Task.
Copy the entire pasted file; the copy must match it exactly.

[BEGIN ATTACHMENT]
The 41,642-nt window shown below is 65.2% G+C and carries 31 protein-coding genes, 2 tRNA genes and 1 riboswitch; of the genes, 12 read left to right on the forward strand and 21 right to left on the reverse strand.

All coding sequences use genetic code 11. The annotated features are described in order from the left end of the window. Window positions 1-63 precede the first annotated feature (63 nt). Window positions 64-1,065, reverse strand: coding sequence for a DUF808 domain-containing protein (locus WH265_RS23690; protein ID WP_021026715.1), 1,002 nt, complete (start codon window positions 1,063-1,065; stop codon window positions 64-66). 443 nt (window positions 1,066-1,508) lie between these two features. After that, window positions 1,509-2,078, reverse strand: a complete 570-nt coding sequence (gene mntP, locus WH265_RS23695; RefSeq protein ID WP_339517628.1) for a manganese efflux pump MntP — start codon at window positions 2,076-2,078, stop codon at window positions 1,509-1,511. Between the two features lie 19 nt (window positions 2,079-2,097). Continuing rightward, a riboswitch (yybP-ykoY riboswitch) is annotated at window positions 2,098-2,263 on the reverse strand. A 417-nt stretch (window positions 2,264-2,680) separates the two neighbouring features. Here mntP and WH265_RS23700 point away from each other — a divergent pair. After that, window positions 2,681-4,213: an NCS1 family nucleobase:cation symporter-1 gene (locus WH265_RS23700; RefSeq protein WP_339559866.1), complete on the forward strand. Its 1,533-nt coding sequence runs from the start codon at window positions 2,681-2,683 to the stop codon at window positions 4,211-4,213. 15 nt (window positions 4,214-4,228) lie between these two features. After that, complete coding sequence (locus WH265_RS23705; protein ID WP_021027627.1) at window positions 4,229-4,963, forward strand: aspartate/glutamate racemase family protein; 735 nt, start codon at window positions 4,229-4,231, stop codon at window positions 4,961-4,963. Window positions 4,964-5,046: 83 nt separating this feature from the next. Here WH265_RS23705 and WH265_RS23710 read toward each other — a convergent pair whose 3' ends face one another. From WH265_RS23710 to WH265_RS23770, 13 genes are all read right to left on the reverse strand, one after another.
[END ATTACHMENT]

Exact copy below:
The 41,642-nt window shown below is 65.2% G+C and carries 31 protein-coding genes, 2 tRNA genes and 1 riboswitch; of the genes, 12 read left to right on the forward strand and 21 right to left on the reverse strand.

All coding sequences use genetic code 11. The annotated features are described in order from the left end of the window. Window positions 1-63 precede the first annotated feature (63 nt). Window positions 64-1,065, reverse strand: coding sequence for a DUF808 domain-containing protein (locus WH265_RS23690; protein ID WP_021026715.1), 1,002 nt, complete (start codon window positions 1,063-1,065; stop codon window positions 64-66). 443 nt (window positions 1,066-1,508) lie between these two features. After that, window positions 1,509-2,078, reverse strand: a complete 570-nt coding sequence (gene mntP, locus WH265_RS23695; RefSeq protein ID WP_339517628.1) for a manganese efflux pump MntP — start codon at window positions 2,076-2,078, stop codon at window positions 1,509-1,511. Between the two features lie 19 nt (window positions 2,079-2,097). Continuing rightward, a riboswitch (yybP-ykoY riboswitch) is annotated at window positions 2,098-2,263 on the reverse strand. A 417-nt stretch (window positions 2,264-2,680) separates the two neighbouring features. Here mntP and WH265_RS23700 point away from each other — a divergent pair. After that, window positions 2,681-4,213: an NCS1 family nucleobase:cation symporter-1 gene (locus WH265_RS23700; RefSeq protein WP_339559866.1), complete on the forward strand. Its 1,533-nt coding sequence runs from the start codon at window positions 2,681-2,683 to the stop codon at window positions 4,211-4,213. 15 nt (window positions 4,214-4,228) lie between these two features. After that, complete coding sequence (locus WH265_RS23705; protein ID WP_021027627.1) at window positions 4,229-4,963, forward strand: aspartate/glutamate racemase family protein; 735 nt, start codon at window positions 4,229-4,231, stop codon at window positions 4,961-4,963. Window positions 4,964-5,046: 83 nt separating this feature from the next. Here WH265_RS23705 and WH265_RS23710 read toward each other — a convergent pair whose 3' ends face one another. From WH265_RS23710 to WH265_RS23770, 13 genes are all read right to left on the reverse strand, one after another.